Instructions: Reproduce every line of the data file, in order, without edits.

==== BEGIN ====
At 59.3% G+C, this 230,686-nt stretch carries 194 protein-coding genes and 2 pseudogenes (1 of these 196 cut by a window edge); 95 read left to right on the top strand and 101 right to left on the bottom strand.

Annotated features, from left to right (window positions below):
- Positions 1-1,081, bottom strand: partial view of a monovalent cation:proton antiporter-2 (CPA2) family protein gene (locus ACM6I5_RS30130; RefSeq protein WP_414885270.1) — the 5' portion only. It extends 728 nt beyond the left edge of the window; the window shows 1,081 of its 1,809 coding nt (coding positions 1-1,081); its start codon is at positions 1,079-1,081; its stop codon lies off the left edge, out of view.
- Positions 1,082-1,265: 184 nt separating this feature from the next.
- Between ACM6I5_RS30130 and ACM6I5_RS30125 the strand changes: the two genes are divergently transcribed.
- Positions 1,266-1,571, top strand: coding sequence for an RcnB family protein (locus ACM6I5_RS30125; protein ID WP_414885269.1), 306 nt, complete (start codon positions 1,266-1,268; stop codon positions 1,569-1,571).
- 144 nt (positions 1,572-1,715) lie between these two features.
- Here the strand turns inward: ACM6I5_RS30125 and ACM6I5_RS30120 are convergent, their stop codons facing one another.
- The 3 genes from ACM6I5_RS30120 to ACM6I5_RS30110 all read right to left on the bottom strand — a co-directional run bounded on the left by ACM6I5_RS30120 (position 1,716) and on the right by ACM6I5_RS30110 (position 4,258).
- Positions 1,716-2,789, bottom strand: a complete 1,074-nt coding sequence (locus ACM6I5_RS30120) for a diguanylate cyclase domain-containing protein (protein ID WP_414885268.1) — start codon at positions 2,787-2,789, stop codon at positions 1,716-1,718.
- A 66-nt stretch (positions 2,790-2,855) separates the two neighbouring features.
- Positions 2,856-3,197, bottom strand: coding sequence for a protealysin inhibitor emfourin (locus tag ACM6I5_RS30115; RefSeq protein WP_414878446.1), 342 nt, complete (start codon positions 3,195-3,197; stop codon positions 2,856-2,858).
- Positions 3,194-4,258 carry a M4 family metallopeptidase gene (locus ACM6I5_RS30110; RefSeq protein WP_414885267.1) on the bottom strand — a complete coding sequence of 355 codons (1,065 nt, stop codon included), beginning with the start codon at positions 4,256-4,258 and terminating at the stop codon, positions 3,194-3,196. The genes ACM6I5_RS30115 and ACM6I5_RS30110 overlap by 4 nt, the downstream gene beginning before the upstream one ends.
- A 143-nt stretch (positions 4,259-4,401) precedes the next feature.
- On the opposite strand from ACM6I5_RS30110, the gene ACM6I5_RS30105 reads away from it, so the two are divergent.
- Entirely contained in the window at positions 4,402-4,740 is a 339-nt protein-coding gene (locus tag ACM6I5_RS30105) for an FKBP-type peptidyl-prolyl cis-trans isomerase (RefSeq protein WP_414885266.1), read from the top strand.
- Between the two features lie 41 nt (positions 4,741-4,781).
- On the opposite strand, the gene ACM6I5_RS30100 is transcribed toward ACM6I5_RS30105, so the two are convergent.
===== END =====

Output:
At 59.3% G+C, this 230,686-nt stretch carries 194 protein-coding genes and 2 pseudogenes (1 of these 196 cut by a window edge); 95 read left to right on the top strand and 101 right to left on the bottom strand.

Annotated features, from left to right (window positions below):
- Positions 1-1,081, bottom strand: partial view of a monovalent cation:proton antiporter-2 (CPA2) family protein gene (locus ACM6I5_RS30130; RefSeq protein WP_414885270.1) — the 5' portion only. It extends 728 nt beyond the left edge of the window; the window shows 1,081 of its 1,809 coding nt (coding positions 1-1,081); its start codon is at positions 1,079-1,081; its stop codon lies off the left edge, out of view.
- Positions 1,082-1,265: 184 nt separating this feature from the next.
- Between ACM6I5_RS30130 and ACM6I5_RS30125 the strand changes: the two genes are divergently transcribed.
- Positions 1,266-1,571, top strand: coding sequence for an RcnB family protein (locus ACM6I5_RS30125; protein ID WP_414885269.1), 306 nt, complete (start codon positions 1,266-1,268; stop codon positions 1,569-1,571).
- 144 nt (positions 1,572-1,715) lie between these two features.
- Here the strand turns inward: ACM6I5_RS30125 and ACM6I5_RS30120 are convergent, their stop codons facing one another.
- The 3 genes from ACM6I5_RS30120 to ACM6I5_RS30110 all read right to left on the bottom strand — a co-directional run bounded on the left by ACM6I5_RS30120 (position 1,716) and on the right by ACM6I5_RS30110 (position 4,258).
- Positions 1,716-2,789, bottom strand: a complete 1,074-nt coding sequence (locus ACM6I5_RS30120) for a diguanylate cyclase domain-containing protein (protein ID WP_414885268.1) — start codon at positions 2,787-2,789, stop codon at positions 1,716-1,718.
- A 66-nt stretch (positions 2,790-2,855) separates the two neighbouring features.
- Positions 2,856-3,197, bottom strand: coding sequence for a protealysin inhibitor emfourin (locus tag ACM6I5_RS30115; RefSeq protein WP_414878446.1), 342 nt, complete (start codon positions 3,195-3,197; stop codon positions 2,856-2,858).
- Positions 3,194-4,258 carry a M4 family metallopeptidase gene (locus ACM6I5_RS30110; RefSeq protein WP_414885267.1) on the bottom strand — a complete coding sequence of 355 codons (1,065 nt, stop codon included), beginning with the start codon at positions 4,256-4,258 and terminating at the stop codon, positions 3,194-3,196. The genes ACM6I5_RS30115 and ACM6I5_RS30110 overlap by 4 nt, the downstream gene beginning before the upstream one ends.
- A 143-nt stretch (positions 4,259-4,401) precedes the next feature.
- On the opposite strand from ACM6I5_RS30110, the gene ACM6I5_RS30105 reads away from it, so the two are divergent.
- Entirely contained in the window at positions 4,402-4,740 is a 339-nt protein-coding gene (locus tag ACM6I5_RS30105) for an FKBP-type peptidyl-prolyl cis-trans isomerase (RefSeq protein WP_414885266.1), read from the top strand.
- Between the two features lie 41 nt (positions 4,741-4,781).
- On the opposite strand, the gene ACM6I5_RS30100 is transcribed toward ACM6I5_RS30105, so the two are convergent.